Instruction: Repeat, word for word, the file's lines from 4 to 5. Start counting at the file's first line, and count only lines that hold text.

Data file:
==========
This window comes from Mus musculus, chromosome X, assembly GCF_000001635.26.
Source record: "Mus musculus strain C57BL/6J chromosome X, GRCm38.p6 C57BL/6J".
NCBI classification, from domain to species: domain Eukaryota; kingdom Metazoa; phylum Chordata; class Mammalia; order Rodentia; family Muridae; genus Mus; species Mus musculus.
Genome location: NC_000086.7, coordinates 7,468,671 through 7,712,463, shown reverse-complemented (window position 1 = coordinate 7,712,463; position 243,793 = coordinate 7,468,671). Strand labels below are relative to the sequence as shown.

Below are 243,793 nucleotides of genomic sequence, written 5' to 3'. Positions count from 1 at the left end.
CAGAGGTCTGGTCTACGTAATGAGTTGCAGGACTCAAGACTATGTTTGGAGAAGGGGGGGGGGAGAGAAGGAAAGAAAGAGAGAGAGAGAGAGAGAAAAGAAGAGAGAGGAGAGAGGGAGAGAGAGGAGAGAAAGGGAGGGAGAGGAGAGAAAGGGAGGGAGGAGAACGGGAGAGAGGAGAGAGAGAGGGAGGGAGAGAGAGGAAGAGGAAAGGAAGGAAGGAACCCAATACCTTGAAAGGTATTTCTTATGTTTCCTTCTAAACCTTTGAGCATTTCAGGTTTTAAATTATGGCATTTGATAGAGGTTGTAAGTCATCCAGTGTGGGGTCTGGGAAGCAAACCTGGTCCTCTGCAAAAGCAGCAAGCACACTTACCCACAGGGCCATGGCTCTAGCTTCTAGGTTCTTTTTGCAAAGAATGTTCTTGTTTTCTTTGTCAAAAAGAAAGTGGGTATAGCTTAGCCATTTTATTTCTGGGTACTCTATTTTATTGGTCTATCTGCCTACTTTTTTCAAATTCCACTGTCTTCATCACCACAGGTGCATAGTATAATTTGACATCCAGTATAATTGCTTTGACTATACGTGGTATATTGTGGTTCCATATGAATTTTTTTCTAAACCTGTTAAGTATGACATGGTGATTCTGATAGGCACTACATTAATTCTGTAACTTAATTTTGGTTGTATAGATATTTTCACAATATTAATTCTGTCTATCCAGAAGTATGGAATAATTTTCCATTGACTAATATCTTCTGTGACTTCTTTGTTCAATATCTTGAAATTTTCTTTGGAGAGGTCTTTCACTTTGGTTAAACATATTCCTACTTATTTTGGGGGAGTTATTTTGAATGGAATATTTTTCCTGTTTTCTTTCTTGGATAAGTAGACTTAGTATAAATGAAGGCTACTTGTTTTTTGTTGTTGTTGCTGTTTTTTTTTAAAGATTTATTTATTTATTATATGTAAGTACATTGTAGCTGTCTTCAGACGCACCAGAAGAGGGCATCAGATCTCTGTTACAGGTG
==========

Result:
Genome location: NC_000086.7, coordinates 7,468,671 through 7,712,463, shown reverse-complemented (window position 1 = coordinate 7,712,463; position 243,793 = coordinate 7,468,671). Strand labels below are relative to the sequence as shown.

Below are 243,793 nucleotides of genomic sequence, written 5' to 3'. Positions count from 1 at the left end.